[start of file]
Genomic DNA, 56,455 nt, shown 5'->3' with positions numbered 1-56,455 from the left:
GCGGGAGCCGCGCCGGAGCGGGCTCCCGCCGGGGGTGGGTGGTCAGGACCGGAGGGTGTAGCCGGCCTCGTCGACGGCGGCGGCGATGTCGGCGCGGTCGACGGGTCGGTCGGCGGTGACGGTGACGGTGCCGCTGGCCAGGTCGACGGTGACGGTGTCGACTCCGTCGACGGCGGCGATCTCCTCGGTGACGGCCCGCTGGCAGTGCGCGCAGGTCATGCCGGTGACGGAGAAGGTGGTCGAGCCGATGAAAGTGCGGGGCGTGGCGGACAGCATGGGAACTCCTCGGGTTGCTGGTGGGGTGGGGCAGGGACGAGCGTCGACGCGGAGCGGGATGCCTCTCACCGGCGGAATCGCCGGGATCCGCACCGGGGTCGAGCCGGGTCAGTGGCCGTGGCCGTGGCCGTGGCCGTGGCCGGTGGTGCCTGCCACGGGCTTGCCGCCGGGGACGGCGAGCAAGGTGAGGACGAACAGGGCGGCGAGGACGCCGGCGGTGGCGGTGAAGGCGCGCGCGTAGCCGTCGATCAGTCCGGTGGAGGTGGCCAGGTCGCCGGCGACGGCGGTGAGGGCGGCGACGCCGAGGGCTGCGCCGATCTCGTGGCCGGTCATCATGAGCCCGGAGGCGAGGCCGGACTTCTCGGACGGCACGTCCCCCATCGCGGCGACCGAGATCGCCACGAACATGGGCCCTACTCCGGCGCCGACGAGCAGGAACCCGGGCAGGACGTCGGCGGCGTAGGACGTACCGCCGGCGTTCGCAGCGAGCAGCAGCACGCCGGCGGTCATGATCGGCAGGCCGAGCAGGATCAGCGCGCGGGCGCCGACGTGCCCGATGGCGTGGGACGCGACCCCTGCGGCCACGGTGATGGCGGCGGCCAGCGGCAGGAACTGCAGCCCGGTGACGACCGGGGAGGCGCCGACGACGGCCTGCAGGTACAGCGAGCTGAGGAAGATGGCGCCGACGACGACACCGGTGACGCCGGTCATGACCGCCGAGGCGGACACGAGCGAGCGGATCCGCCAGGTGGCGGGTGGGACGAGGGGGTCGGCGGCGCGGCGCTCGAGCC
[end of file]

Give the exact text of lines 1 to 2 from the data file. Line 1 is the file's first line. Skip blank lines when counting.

Genomic DNA, 56,455 nt, shown 5'->3' with positions numbered 1-56,455 from the left:
GCGGGAGCCGCGCCGGAGCGGGCTCCCGCCGGGGGTGGGTGGTCAGGACCGGAGGGTGTAGCCGGCCTCGTCGACGGCGGCGGCGATGTCGGCGCGGTCGACGGGTCGGTCGGCGGTGACGGTGACGGTGCCGCTGGCCAGGTCGACGGTGACGGTGTCGACTCCGTCGACGGCGGCGATCTCCTCGGTGACGGCCCGCTGGCAGTGCGCGCAGGTCATGCCGGTGACGGAGAAGGTGGTCGAGCCGATGAAAGTGCGGGGCGTGGCGGACAGCATGGGAACTCCTCGGGTTGCTGGTGGGGTGGGGCAGGGACGAGCGTCGACGCGGAGCGGGATGCCTCTCACCGGCGGAATCGCCGGGATCCGCACCGGGGTCGAGCCGGGTCAGTGGCCGTGGCCGTGGCCGTGGCCGTGGCCGGTGGTGCCTGCCACGGGCTTGCCGCCGGGGACGGCGAGCAAGGTGAGGACGAACAGGGCGGCGAGGACGCCGGCGGTGGCGGTGAAGGCGCGCGCGTAGCCGTCGATCAGTCCGGTGGAGGTGGCCAGGTCGCCGGCGACGGCGGTGAGGGCGGCGACGCCGAGGGCTGCGCCGATCTCGTGGCCGGTCATCATGAGCCCGGAGGCGAGGCCGGACTTCTCGGACGGCACGTCCCCCATCGCGGCGACCGAGATCGCCACGAACATGGGCCCTACTCCGGCGCCGACGAGCAGGAACCCGGGCAGGACGTCGGCGGCGTAGGACGTACCGCCGGCGTTCGCAGCGAGCAGCAGCACGCCGGCGGTCATGATCGGCAGGCCGAGCAGGATCAGCGCGCGGGCGCCGACGTGCCCGATGGCGTGGGACGCGACCCCTGCGGCCACGGTGATGGCGGCGGCCAGCGGCAGGAACTGCAGCCCGGTGACGACCGGGGAGGCGCCGACGACGGCCTGCAGGTACAGCGAGCTGAGGAAGATGGCGCCGACGACGACACCGGTGACGCCGGTCATGACCGCCGAGGCGGACACGAGCGAGCGGATCCGCCAGGTGGCGGGTGGGACGAGGGGGTCGGCGGCGCGGCGCTCGAGCC